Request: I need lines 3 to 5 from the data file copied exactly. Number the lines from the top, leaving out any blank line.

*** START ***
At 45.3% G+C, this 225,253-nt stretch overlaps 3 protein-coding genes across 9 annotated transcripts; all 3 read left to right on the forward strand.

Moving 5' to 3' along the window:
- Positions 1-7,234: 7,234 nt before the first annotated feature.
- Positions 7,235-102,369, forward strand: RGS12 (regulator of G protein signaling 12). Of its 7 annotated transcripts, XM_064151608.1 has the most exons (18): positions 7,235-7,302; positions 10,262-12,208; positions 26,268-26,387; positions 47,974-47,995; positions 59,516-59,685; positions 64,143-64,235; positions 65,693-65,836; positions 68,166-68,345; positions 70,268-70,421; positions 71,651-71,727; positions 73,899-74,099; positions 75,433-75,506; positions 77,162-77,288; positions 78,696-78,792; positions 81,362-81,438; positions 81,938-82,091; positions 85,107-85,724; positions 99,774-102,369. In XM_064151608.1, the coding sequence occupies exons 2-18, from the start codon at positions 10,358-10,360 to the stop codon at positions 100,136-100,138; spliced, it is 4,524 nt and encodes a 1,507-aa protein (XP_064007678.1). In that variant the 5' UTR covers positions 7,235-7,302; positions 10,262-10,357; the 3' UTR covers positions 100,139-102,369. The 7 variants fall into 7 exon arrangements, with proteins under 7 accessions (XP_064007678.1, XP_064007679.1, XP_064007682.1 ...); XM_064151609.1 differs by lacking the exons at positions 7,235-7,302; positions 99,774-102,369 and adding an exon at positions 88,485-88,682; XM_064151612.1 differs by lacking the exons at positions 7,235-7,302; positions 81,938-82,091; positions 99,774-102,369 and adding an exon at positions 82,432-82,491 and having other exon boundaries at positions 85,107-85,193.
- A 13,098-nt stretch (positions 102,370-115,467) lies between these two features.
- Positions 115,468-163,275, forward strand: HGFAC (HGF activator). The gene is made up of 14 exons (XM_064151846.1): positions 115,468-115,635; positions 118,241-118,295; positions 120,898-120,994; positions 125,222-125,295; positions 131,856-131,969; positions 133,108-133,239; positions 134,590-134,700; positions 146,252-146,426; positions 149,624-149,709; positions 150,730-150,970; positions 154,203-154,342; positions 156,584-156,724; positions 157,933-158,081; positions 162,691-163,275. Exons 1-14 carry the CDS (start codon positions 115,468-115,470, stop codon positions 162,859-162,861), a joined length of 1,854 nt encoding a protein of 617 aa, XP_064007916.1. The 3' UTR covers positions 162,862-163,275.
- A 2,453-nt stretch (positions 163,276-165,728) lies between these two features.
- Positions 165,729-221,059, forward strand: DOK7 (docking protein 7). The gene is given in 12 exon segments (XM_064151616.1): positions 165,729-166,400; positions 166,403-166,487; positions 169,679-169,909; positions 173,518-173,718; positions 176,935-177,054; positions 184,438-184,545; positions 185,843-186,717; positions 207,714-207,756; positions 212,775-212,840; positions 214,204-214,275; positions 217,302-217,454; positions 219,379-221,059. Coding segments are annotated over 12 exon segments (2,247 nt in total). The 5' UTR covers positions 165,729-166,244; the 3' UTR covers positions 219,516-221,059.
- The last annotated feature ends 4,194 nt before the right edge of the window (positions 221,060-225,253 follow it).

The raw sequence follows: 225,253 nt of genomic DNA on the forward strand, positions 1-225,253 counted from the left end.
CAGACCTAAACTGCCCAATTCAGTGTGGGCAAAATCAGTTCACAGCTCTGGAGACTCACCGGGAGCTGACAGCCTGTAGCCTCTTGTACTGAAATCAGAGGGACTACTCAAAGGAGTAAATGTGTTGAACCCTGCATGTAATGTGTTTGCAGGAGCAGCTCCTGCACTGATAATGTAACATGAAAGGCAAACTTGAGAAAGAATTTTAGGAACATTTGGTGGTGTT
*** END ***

- Positions 1-7,234: 7,234 nt before the first annotated feature.
- Positions 7,235-102,369, forward strand: RGS12 (regulator of G protein signaling 12). Of its 7 annotated transcripts, XM_064151608.1 has the most exons (18): positions 7,235-7,302; positions 10,262-12,208; positions 26,268-26,387; positions 47,974-47,995; positions 59,516-59,685; positions 64,143-64,235; positions 65,693-65,836; positions 68,166-68,345; positions 70,268-70,421; positions 71,651-71,727; positions 73,899-74,099; positions 75,433-75,506; positions 77,162-77,288; positions 78,696-78,792; positions 81,362-81,438; positions 81,938-82,091; positions 85,107-85,724; positions 99,774-102,369. In XM_064151608.1, the coding sequence occupies exons 2-18, from the start codon at positions 10,358-10,360 to the stop codon at positions 100,136-100,138; spliced, it is 4,524 nt and encodes a 1,507-aa protein (XP_064007678.1). In that variant the 5' UTR covers positions 7,235-7,302; positions 10,262-10,357; the 3' UTR covers positions 100,139-102,369. The 7 variants fall into 7 exon arrangements, with proteins under 7 accessions (XP_064007678.1, XP_064007679.1, XP_064007682.1 ...); XM_064151609.1 differs by lacking the exons at positions 7,235-7,302; positions 99,774-102,369 and adding an exon at positions 88,485-88,682; XM_064151612.1 differs by lacking the exons at positions 7,235-7,302; positions 81,938-82,091; positions 99,774-102,369 and adding an exon at positions 82,432-82,491 and having other exon boundaries at positions 85,107-85,193.
- A 13,098-nt stretch (positions 102,370-115,467) lies between these two features.